The above similarities notwithstanding, Fig. 3 also reveals an important difference between anguilliform and carangiform swimming. Namely, there is a profound difference in the amplitude of the fluctuations of the axial force coefficient above the respective mean value. It is evident from Fig. 3 that carangiform swimming is characterized by significantly higher (up to four times larger) fluctuation amplitudes above the mean than anguilliform swimming. To further analyze this important difference, Fig. 4 compares the time evolution of the axial force coefficient and its pressure and viscous components at Re=4000 and the respective St^{*} for the two modes of swimming. It is evident from this figure that for both swimming modes the fluctuations of the total force are primarily due to fluctuations in the pressure component of the force since the viscous contribution exhibits only very mild undulations about the mean. Carangiform swimmers, therefore, seem to exhibit significantly larger fluctuation amplitudes of the pressure force than anguilliform swimmers. To quantify this important aspect of undulatory swimming, in Fig. 5 we plot the rootmeansquare (rms) of the axial force coefficient fluctuations normalized by the rigid body drag coefficient. It is evident from this figure that the rms values for the carangiform swimmer are much larger than the corresponding values for the anguilliform swimmer. Furthermore, it is also observed that as St and Re increase the intensity of the force fluctuations also tends to increase for both swimmers.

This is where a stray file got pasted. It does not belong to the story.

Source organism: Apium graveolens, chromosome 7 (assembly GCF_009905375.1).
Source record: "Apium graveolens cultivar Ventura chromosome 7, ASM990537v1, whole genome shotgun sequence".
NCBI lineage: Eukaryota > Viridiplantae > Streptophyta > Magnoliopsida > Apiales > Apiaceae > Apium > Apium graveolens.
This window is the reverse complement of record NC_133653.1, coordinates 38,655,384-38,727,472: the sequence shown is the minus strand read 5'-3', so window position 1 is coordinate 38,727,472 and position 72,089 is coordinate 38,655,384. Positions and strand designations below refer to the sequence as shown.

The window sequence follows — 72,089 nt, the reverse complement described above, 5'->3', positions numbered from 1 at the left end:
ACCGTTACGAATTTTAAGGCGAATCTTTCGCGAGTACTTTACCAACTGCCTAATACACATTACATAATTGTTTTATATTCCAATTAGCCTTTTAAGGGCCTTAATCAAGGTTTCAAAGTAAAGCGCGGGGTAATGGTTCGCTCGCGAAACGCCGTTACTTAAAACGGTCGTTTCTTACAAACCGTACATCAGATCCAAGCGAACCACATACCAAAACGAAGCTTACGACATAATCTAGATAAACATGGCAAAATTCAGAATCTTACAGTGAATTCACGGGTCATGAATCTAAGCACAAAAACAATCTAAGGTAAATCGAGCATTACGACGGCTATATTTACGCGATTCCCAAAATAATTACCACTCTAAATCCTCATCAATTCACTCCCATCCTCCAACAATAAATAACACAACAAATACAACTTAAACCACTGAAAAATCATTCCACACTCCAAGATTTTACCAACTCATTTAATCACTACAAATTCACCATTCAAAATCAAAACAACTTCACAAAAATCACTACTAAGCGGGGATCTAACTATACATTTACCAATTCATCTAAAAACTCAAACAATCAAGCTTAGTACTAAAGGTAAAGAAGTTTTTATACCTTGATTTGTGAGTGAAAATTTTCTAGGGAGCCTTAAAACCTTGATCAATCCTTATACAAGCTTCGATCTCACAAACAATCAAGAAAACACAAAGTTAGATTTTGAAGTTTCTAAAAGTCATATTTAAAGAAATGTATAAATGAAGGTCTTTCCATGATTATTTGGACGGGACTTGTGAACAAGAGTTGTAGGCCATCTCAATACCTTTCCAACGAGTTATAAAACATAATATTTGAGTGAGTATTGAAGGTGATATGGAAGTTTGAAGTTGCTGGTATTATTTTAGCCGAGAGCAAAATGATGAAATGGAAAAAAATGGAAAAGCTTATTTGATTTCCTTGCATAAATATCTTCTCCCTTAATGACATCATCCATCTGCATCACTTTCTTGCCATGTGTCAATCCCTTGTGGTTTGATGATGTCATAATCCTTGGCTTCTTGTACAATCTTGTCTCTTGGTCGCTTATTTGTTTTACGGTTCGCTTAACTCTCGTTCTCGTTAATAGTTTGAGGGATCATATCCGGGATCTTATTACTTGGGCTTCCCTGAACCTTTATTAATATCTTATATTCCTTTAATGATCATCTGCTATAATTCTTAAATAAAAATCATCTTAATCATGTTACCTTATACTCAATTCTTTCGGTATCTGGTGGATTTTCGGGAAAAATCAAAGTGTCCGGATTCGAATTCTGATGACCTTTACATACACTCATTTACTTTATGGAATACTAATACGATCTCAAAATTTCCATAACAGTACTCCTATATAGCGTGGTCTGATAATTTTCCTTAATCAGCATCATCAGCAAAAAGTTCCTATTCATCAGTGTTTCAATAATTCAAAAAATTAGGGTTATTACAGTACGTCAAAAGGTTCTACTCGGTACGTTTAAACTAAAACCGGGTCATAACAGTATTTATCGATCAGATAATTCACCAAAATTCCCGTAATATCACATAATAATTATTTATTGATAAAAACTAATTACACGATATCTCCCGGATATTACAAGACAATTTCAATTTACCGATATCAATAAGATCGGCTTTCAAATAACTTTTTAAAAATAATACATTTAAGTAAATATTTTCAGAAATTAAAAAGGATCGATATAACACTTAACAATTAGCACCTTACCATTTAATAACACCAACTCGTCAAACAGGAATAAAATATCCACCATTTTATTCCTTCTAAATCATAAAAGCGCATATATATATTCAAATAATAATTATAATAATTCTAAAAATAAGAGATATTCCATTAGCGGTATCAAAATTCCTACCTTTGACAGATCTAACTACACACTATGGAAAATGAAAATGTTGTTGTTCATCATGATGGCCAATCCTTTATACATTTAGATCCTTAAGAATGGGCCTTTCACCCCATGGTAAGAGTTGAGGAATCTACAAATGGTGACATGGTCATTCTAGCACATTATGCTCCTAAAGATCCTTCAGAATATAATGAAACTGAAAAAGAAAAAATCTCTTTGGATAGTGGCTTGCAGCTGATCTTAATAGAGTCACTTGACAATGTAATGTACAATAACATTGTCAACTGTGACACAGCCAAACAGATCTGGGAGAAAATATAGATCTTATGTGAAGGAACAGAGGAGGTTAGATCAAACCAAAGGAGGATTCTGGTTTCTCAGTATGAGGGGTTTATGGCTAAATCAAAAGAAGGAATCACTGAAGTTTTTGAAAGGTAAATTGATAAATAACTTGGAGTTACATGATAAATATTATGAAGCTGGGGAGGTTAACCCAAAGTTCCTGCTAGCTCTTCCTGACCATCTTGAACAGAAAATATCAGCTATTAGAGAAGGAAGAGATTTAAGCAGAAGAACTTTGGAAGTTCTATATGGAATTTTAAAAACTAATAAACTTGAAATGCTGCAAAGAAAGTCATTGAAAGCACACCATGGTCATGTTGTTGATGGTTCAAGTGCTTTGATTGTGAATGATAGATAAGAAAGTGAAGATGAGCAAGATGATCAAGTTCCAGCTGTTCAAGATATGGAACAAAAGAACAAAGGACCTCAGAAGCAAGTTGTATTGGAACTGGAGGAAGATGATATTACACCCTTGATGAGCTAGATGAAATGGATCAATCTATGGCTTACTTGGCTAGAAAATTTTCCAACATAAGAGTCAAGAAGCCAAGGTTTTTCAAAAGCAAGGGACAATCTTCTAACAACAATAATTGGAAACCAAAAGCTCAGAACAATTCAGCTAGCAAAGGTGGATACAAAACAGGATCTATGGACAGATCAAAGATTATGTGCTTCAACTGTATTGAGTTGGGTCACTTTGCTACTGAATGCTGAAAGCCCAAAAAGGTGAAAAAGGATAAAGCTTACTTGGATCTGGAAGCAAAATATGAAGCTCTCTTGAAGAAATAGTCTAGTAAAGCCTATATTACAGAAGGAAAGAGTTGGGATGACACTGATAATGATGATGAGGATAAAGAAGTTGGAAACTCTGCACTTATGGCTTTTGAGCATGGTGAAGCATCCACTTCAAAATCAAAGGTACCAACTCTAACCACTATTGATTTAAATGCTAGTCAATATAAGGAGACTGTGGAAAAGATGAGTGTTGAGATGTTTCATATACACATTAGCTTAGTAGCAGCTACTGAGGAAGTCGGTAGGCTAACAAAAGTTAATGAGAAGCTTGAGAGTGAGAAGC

The difference in the intensity of force fluctuations between the two modes of swimming points to the conclusion that, at the limit of constantspeed, inlineswimming, anguilliform swimmers should be able to swim smoother than carangiform swimmers exhibiting significantly less velocity fluctuations. This conclusion is in fact in agreement with experimental observations. Observations of swimming eels (anguilliform) have revealed about 10% velocity fluctuations about the mean velocity U (Muller et al., 2001) while swimming mullets (carangiform) have been found to exhibit velocity fluctuations more than 23% of the mean (Muller et al., 1997).
As we reported previously (Borazjani and Sotiropoulos, 2008) for carangiform swimming, St^{*} is also a function of the Reynolds number for anguilliform swimming. To illustrate this dependence, in Fig. 6 we plot the variation of the mean net axial force coefficient, C̄_{F} (averaged over several swimming cycles and scaled by the corresponding value for the rigid body at the same Reynolds number), with St for all three simulated Reynolds numbers. Comparing the results in Fig. 6 with those reported in fig. 4 in Borazjani and Sotiropoulos (Borazjani and Sotiropoulos, 2008) for carangiform swimming, the following observations can be made.
For both swimming modes at low St numbers, the mean net force is of drag type, and its magnitude initially increases relative to that of the rigid body for both Re=300 and 4000.
As St is increased, the mean net force, while remaining of drag type, is gradually diminishing in magnitude and ultimately its magnitude becomes smaller than that acting on the rigid body. The Strouhal number at which this transition occurs appears to be the same for both Reynolds numbers but different for the two swimming modes (St∼0.25 and 0.3 for carangiform and anguilliform swimmers, respectively).
As the St is further increased above a critical threshold (St^{*}), the force becomes positive in the mean, which marks the transition from a mean net force of drag type to a mean net force of thrust type. As in carangiform swimming, St^{*} is a decreasing function of Reynolds number: St^{*}=1.3, 0.62 and 0.45 for Re=300, 4000 and ∞, respectively, for anguilliform swimming while St^{*}=1.08, 0.6 and 0.26 for Re=300, 4000 and ∞, respectively, for carangiform swimming.